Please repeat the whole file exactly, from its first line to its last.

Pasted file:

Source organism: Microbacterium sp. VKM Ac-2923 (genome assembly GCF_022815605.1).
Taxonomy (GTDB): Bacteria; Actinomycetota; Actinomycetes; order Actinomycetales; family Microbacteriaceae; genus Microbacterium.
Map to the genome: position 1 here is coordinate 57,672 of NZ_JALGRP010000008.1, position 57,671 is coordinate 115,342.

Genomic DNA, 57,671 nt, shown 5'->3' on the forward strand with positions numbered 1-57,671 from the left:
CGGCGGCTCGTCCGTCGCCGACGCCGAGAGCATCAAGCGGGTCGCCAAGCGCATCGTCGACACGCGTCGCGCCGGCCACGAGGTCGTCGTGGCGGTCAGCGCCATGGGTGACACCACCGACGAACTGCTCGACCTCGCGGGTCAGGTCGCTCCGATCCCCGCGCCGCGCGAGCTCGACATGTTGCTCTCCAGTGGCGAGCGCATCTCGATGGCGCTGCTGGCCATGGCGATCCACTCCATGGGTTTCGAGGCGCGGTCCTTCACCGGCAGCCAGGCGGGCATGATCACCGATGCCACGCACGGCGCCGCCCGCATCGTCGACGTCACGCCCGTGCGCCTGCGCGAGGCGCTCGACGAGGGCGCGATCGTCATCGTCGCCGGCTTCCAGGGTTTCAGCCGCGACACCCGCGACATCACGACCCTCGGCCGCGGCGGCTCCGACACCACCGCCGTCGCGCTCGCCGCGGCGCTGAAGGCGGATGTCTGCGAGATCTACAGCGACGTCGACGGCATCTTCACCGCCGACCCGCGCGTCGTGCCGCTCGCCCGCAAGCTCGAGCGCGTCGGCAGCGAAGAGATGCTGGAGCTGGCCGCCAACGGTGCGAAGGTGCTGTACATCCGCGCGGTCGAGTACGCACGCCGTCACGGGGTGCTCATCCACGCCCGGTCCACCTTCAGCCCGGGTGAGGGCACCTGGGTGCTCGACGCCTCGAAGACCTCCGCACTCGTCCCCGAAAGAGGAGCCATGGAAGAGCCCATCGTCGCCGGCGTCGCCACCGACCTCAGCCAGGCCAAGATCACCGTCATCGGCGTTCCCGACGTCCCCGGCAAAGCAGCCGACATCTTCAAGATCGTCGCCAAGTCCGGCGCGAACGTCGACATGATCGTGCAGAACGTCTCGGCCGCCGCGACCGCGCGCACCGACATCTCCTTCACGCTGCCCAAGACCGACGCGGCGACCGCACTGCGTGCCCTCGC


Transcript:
Source organism: Microbacterium sp. VKM Ac-2923 (genome assembly GCF_022815605.1).
Taxonomy (GTDB): Bacteria; Actinomycetota; Actinomycetes; order Actinomycetales; family Microbacteriaceae; genus Microbacterium.
Map to the genome: position 1 here is coordinate 57,672 of NZ_JALGRP010000008.1, position 57,671 is coordinate 115,342.

Genomic DNA, 57,671 nt, shown 5'->3' on the forward strand with positions numbered 1-57,671 from the left:
CGGCGGCTCGTCCGTCGCCGACGCCGAGAGCATCAAGCGGGTCGCCAAGCGCATCGTCGACACGCGTCGCGCCGGCCACGAGGTCGTCGTGGCGGTCAGCGCCATGGGTGACACCACCGACGAACTGCTCGACCTCGCGGGTCAGGTCGCTCCGATCCCCGCGCCGCGCGAGCTCGACATGTTGCTCTCCAGTGGCGAGCGCATCTCGATGGCGCTGCTGGCCATGGCGATCCACTCCATGGGTTTCGAGGCGCGGTCCTTCACCGGCAGCCAGGCGGGCATGATCACCGATGCCACGCACGGCGCCGCCCGCATCGTCGACGTCACGCCCGTGCGCCTGCGCGAGGCGCTCGACGAGGGCGCGATCGTCATCGTCGCCGGCTTCCAGGGTTTCAGCCGCGACACCCGCGACATCACGACCCTCGGCCGCGGCGGCTCCGACACCACCGCCGTCGCGCTCGCCGCGGCGCTGAAGGCGGATGTCTGCGAGATCTACAGCGACGTCGACGGCATCTTCACCGCCGACCCGCGCGTCGTGCCGCTCGCCCGCAAGCTCGAGCGCGTCGGCAGCGAAGAGATGCTGGAGCTGGCCGCCAACGGTGCGAAGGTGCTGTACATCCGCGCGGTCGAGTACGCACGCCGTCACGGGGTGCTCATCCACGCCCGGTCCACCTTCAGCCCGGGTGAGGGCACCTGGGTGCTCGACGCCTCGAAGACCTCCGCACTCGTCCCCGAAAGAGGAGCCATGGAAGAGCCCATCGTCGCCGGCGTCGCCACCGACCTCAGCCAGGCCAAGATCACCGTCATCGGCGTTCCCGACGTCCCCGGCAAAGCAGCCGACATCTTCAAGATCGTCGCCAAGTCCGGCGCGAACGTCGACATGATCGTGCAGAACGTCTCGGCCGCCGCGACCGCGCGCACCGACATCTCCTTCACGCTGCCCAAGACCGACGCGGCGACCGCACTGCGTGCCCTCGC